Tinnitus

Our practice runs a Tinnitus Clinic specializing in minimizing ringing sounds in the ear(s). 

Lynette traveled overseas to attend a world-class Cognitive Behaviour Therapy (CBT) course for tinnitus and hyperacusis at the University of London in the UK. 

Only a handful of practices in South Africa can provide you with this specialized treatment.

What is tinnitus?

Tinnitus is the perception of sound in the absence of an external sound source, its name stemming from the Latin word “tinnire”, which means “ringing like a bell”.

People typically describe their tinnitus as buzzing noise, high-pitched noise, hissing noise, whistle, waterfall noise, ringing, white noise, wind noise, bubbles, clicks, or beeps.
It can be perceived on one or both sides of the head, it can be of short duration, or be persistent and it can be a continuous sound or a pulsating sound following the rhythm of your heartbeat.

It is important to keep in mind that tinnitus is a symptom, not a disease.

Causes of Tinnitus

Tinnitus can be caused by the following:

  • exposure to loud noise
  • a side effect of medication
  • ear or head injuries
  • diseases of the ear
  • ear infections
  • emotional stress

Why doesn’t the tinnitus sound go away?

“For individuals with long-term tinnitus, one or more of the causes above have, at some point, led to an auditory malfunction. The brain’s attempt to compensate for this malfunction is the start of a vicious cycle.

The auditory cortex is the part of the brain that is responsible for hearing. Every stimulus perceived by the ear is transmitted to and processed by the auditory cortex. Nerve cells in a specific area of the auditory cortex are ‘tuned’ to a certain frequency, similar to the arrangement of keys on a piano.

No matter what triggers may be responsible for the tinnitus – noise, medication, stress – they all lead to an interruption of the signal transmission from the ear to the auditory cortex. This means that some of your nerve cells no longer receive any signals. To stay with the piano image: some of the piano’s keys no longer work and cannot be struck by the pianist.

However, these nerve cells do not react to the lack of stimulus by simply remaining ‘silent’. Instead the nerve cells begin to ‘chatter’ spontaneously and become synchronously attuned to one another.

Once they have become hyperactive and synchronous in this way, the nerve cells simulate a tone that the brain ‘hears’ – the tinnitus tone. Coming back to the piano; the broken keys have created their own permanent tone even without the keys being struck by the pianist.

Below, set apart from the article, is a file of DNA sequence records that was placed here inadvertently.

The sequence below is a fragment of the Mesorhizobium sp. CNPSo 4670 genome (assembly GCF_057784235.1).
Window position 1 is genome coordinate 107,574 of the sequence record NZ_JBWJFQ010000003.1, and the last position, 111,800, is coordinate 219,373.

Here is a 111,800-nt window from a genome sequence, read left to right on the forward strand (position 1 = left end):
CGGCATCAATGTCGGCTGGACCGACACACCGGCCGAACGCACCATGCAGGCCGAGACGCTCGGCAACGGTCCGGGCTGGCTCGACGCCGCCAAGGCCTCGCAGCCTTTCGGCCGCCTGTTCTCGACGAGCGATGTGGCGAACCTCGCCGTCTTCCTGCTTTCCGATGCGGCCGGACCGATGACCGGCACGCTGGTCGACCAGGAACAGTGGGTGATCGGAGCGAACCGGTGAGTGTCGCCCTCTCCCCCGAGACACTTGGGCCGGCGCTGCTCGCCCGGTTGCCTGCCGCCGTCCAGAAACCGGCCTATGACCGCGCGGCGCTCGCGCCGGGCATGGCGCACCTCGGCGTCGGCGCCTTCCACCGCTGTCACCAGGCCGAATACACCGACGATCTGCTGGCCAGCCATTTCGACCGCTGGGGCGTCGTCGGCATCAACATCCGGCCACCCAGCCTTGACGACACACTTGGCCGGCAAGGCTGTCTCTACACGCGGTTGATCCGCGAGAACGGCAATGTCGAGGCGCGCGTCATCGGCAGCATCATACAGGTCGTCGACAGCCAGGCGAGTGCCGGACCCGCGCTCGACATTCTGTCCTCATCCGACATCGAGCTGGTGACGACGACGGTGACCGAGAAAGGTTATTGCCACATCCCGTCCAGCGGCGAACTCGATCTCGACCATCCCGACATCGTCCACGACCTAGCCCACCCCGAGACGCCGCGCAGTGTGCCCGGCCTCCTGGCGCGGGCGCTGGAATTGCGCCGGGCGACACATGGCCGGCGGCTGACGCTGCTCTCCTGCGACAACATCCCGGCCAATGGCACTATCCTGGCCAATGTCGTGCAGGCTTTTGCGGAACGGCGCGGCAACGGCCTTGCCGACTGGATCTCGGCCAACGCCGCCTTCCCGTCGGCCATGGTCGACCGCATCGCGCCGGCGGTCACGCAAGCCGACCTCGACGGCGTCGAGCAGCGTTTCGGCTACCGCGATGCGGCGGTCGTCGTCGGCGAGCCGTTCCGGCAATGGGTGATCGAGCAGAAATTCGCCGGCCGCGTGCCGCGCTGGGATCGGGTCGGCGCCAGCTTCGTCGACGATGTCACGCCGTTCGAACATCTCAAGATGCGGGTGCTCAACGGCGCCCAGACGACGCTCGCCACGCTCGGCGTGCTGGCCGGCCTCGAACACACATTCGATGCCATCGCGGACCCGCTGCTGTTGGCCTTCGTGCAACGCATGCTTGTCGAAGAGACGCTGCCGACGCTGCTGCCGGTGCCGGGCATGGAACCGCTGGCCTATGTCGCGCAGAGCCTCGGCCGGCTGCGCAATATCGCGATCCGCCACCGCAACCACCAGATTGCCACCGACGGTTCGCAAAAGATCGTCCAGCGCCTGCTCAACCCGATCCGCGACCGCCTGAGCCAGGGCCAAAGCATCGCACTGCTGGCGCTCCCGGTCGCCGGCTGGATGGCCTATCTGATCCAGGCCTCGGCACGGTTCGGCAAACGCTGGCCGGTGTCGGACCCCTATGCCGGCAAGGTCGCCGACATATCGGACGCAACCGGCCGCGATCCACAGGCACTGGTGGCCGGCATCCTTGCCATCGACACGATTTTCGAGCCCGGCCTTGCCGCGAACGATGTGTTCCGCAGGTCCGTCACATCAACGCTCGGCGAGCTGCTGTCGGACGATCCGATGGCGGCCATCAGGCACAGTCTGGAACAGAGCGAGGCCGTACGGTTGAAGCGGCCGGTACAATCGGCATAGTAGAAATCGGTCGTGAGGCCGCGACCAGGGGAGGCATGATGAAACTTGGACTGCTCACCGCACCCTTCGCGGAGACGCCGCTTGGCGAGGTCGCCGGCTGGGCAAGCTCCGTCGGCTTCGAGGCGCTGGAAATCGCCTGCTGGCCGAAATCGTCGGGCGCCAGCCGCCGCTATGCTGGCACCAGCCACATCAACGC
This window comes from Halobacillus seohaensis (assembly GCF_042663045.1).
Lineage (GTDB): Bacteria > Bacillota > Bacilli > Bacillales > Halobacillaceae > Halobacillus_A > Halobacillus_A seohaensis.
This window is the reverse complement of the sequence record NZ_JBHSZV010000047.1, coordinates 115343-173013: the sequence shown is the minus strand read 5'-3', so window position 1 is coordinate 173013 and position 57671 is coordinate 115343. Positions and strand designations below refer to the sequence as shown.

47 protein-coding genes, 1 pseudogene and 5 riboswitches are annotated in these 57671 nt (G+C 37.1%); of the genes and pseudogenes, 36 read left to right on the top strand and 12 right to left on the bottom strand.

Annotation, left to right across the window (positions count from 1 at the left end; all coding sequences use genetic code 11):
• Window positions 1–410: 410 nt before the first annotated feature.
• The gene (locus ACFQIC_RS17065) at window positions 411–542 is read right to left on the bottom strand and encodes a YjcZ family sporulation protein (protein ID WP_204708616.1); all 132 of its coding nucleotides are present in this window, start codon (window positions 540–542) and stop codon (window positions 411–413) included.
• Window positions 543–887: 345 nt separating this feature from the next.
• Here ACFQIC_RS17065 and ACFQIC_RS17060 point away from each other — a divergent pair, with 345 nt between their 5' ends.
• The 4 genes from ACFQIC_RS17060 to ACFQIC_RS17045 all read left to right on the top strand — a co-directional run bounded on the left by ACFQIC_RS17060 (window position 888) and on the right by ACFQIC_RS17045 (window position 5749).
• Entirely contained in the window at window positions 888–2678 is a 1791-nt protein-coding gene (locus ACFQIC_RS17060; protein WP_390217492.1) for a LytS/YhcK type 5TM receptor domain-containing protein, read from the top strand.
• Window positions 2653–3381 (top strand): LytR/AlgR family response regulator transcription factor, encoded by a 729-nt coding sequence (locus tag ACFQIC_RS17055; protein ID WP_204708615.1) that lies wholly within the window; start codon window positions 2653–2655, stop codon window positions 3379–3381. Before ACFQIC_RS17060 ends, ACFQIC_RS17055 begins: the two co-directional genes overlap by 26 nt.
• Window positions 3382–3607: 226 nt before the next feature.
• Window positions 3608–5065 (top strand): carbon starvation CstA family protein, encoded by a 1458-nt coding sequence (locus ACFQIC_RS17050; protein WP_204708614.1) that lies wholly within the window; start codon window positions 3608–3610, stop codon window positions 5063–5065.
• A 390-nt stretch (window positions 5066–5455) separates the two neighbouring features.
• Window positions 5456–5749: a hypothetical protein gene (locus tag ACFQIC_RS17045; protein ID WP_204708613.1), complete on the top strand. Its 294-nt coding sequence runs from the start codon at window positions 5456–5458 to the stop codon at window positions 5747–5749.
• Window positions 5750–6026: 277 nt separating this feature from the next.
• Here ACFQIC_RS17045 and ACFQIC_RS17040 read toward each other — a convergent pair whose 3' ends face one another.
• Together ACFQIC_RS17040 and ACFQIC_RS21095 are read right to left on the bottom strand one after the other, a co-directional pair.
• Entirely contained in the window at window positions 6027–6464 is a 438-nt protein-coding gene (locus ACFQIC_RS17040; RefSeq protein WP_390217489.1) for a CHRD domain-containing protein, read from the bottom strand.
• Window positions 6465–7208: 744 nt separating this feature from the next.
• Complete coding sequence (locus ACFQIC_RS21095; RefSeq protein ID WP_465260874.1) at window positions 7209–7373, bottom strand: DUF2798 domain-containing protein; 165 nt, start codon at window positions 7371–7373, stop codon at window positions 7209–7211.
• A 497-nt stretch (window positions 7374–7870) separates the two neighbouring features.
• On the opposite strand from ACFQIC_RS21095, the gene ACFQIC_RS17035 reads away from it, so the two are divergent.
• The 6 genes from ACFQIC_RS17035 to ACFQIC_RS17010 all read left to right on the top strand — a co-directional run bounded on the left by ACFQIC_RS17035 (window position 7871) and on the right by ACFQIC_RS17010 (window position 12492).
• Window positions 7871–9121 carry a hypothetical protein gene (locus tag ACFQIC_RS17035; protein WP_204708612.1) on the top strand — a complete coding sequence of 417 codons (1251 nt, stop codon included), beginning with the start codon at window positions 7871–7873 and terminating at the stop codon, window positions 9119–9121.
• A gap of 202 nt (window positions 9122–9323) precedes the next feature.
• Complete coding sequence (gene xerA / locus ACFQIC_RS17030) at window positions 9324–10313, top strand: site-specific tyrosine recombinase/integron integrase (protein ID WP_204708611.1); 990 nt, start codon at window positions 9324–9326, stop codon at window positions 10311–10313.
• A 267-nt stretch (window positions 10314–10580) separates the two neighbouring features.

Over time, this pattern strengthens and the tinnitus becomes permanently anchored – the brain has learnt a phantom sound.”

(https://www.thetinnitusclinic.co.uk)

Not all people with tinnitus will have hearing loss. To that end, they may require counseling and certain strategies to cope with tinnitus. Or perhaps they just need a better understanding of their tinnitus and how it affects others as well as themselves.

What is the treatment?

Cognitive Behavior Therapy

Audiologist-delivered CBT is focused on managing tinnitus/hyperacusis/misophonia-related distress.

Cognitive behavioral therapy (CBT) is a psychological intervention that aims to alleviate anxiety by helping the patient to modify their unhelpful, erroneous cognitions and safety-seeking behaviours (Beck 1976; Clark et al. 1999).

Hyperacusis is intolerance to certain everyday sounds that causes significant distress and impairment in social, occupational, recreational, and other day-to-day activities.

Intolerance to certain sounds related to eating noises, lip smacking, sniffing, breathing, clicking sounds and tapping noises is also known as misophonia or annoyance hyperacusis.

People often benefit from various forms of therapy that help them learn alternative ways of cognitively reacting to tinnitus. This makes it possible for the perception of tinnitus to fade away to the background instead of being in the centre of the attention.

Therapy Program

For many people the initial assessment with 1-3 follow-up therapy sessions may be enough to help them overcome the problems caused by their tinnitus, hyperacusis or misophonia. For people experiencing severe symptoms, treatment may take between 6 to 12 sessions. Our approach is a very flexible and dynamic way of reducing tinnitus/hyperacusis/misophonia distress.

The aim of the therapy is to learn alternative ways of cognitively reacting to tinnitus and certain sounds (in the case of hyperacusis and misophonia) which will modify the emotional disturbance caused by them.

Following therapy, you are likely to:

  • Gain more confidence and become less troubled by your tinnitus, hyperacusis or misophonia.
  • Feel more supported.
  • Have a clearer knowledge of tinnitus, hyperacusis or misophonia and why you have developed it.
  • Think about your tinnitus less often.
  • Be able to hear and communicate better in everyday life.
  • Cope better in environments that you previously struggled with due to certain noises.
  • Understand when and how to protect your ears.
  • Be more empowered and able to cope by yourself.
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